Since the release of the Radeon HD 48xx series of graphics cards based on AMD/ATI’s Radeon processor, competition between the GPU developers has become tougher in every market sector. It would be even more correct to say that Nvidia, after having ruled unchallenged in nearly every price category for a while, has now got problems fighting for customers. According to an analytical report from Jon Peddie Research, AMD won 5% of the graphics card market from Nvidia in Q3. The company owes this success to the triumphant introduction of the Radeon HD 48xx series in the first place. Now AMD has 40% of the market while Nvidia keeps 60%, but the red team is going to push its advances further.
Spurred by the financial crisis and lowering demand, Nvidia has prepared itself to a radical cut in the pricing of its GeForce 9800 GT and 9600 GT series as well as of the GeForce GTX 2x0. The former cards do not provide a comfortable frame rate at high-quality settings and high resolutions in modern games but can suit a low-end computer. As opposed to them, the GeForce GTX 280 and 260 are the best option for overclockers among Nvidia’s cards. This option will become even more appealing after the expected price cut. The GTX 280 may get as cheap as $375 and the GTX 260 may drop to $235 in price, according some sources. We just have to wait and see.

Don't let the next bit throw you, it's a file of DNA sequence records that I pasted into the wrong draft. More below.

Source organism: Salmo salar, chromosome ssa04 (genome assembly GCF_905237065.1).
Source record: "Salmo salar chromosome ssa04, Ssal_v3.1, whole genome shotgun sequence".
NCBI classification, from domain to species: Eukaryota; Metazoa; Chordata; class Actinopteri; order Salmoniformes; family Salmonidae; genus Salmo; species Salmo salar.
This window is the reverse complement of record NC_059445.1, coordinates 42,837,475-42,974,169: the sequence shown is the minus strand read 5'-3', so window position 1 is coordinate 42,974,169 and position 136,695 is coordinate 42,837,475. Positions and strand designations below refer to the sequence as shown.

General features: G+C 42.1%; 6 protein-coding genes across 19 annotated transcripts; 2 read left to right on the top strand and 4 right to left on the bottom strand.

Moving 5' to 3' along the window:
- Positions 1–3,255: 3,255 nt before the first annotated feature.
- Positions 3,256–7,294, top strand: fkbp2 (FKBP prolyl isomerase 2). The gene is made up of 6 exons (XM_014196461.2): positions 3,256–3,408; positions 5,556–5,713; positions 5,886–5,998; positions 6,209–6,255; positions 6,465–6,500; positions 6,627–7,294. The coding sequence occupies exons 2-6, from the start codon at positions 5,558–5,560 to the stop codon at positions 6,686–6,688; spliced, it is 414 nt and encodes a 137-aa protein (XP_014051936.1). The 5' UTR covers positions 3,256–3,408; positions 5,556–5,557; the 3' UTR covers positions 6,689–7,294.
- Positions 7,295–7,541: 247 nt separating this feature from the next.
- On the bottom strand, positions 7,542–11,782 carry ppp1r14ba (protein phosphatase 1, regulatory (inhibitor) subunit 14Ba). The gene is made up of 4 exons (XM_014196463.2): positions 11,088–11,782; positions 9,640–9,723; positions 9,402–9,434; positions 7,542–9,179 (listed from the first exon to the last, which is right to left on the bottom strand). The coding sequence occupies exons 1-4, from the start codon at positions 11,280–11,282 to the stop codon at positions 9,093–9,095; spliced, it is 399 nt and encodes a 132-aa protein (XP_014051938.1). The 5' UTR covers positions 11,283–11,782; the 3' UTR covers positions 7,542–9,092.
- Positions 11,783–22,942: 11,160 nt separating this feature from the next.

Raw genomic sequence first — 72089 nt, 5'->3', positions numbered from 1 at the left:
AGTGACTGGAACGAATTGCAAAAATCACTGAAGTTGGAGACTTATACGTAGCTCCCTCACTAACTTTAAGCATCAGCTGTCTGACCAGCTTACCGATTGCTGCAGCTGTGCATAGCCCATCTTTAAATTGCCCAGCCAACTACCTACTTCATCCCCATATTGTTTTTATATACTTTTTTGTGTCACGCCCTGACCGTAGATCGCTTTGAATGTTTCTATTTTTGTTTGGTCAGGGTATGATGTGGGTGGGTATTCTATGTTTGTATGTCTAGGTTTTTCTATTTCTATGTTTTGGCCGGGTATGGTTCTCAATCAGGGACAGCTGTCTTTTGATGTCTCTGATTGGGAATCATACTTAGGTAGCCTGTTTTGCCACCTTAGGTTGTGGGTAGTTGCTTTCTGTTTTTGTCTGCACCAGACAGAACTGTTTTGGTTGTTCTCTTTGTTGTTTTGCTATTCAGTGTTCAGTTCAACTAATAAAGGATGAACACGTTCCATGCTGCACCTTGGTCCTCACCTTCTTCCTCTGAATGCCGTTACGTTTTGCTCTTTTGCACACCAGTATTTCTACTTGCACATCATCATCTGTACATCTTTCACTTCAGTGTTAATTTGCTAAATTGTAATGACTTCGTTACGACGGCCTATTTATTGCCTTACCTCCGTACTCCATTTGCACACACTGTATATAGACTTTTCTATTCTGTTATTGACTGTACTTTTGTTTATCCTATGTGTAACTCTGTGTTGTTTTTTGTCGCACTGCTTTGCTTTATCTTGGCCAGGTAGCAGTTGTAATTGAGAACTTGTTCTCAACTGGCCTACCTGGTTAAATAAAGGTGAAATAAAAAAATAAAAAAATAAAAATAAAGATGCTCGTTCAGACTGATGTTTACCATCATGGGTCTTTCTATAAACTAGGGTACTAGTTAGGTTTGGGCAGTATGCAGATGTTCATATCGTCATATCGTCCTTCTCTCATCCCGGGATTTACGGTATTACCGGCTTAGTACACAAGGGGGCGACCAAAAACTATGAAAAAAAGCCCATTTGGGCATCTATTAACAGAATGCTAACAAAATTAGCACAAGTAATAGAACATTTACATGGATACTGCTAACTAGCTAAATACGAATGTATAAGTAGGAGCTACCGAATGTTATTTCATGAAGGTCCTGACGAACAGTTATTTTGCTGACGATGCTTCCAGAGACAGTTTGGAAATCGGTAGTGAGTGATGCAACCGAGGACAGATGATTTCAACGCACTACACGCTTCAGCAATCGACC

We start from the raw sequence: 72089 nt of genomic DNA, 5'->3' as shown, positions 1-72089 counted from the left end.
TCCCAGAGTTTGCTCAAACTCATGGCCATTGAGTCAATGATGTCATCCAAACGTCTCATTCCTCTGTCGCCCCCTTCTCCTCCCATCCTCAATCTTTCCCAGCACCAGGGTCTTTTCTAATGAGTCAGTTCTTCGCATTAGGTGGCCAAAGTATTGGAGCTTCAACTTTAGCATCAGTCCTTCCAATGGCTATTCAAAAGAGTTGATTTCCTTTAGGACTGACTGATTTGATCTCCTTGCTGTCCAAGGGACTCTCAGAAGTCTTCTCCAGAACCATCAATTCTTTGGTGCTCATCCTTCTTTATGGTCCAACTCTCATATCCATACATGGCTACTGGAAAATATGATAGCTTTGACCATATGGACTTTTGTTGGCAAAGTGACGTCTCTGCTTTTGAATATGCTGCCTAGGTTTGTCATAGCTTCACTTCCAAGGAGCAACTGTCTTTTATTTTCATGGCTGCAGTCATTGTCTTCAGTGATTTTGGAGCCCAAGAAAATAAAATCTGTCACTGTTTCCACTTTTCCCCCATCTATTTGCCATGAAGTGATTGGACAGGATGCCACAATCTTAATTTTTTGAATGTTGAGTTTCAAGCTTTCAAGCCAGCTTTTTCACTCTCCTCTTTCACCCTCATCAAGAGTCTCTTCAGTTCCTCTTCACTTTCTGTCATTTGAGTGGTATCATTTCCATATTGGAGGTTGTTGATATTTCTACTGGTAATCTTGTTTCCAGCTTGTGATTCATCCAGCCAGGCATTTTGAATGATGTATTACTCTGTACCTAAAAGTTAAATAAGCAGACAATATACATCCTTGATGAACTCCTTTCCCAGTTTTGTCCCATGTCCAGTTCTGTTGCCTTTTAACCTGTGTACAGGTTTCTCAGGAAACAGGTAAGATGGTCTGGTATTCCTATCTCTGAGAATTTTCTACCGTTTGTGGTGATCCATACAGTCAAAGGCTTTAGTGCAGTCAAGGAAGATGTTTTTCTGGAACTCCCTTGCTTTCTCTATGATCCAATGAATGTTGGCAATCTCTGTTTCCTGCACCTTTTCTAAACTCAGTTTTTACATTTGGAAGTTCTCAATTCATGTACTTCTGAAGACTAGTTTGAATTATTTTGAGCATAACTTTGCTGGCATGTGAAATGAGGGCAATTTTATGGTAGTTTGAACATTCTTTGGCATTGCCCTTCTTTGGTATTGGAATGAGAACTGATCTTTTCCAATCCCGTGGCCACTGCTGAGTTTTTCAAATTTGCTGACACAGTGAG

Nvidia doesn’t limit itself to price cuts only, though. The GeForce GTX 260 has a dangerous opponent, the Radeon HD 4870, which is generally somewhat faster at high-quality display modes and is cheaper in retail (although the recommended prices of both cards are identical at $299 at the time of my writing this). Therefore, besides the prospective price reduction, Nvidia has released a reinforced version of GeForce GTX 260 that features not 192 but 216 unified shader processors. This is only 24 processors less than in the top-end GeForce GTX 280. There are also rumors on the Web about new drivers from Nvidia that are going to be released soon to push the performance of these cards up to a new level.
And what about AMD/ATI? Judging by what information you can get from the available sources, the company is not much concerned about Nvidia’s planned attack. The RV790 processor is looming in the horizon but we can’t be sure we’ll see RV790-based cards by the end of this year. Well, why should AMD/ATI worry at all? The Radeon HD 4670, 4830, 4850 and 4870 models are actually faster (or at least no slower) than their opponents and cover the entire price range from $80 to $300. And surely AMD has some reserves to lower the recommended prices when necessary.
As opposed to Nvidia’s G200 processor, the RV770 chip, the heart of Radeon HD 4850 and 4870 cards, always came with all of its shader processors active and available. The graphics card models were differentiated by frequencies and memory type. The amount of graphics memory is 512 megabytes on every reference card whereas the GeForce GTX 260, the market opponent to the Radeon HD 4870, has 896 megabytes. Many graphics card vendors corrected this deficiency with their own hands by installing 1024MB of memory on their versions of Radeon HD 4870. One such card from Palit is going to be tested in this review in comparison with the new GeForce GTX 260 card (with 216 stream processors) from Leadtek.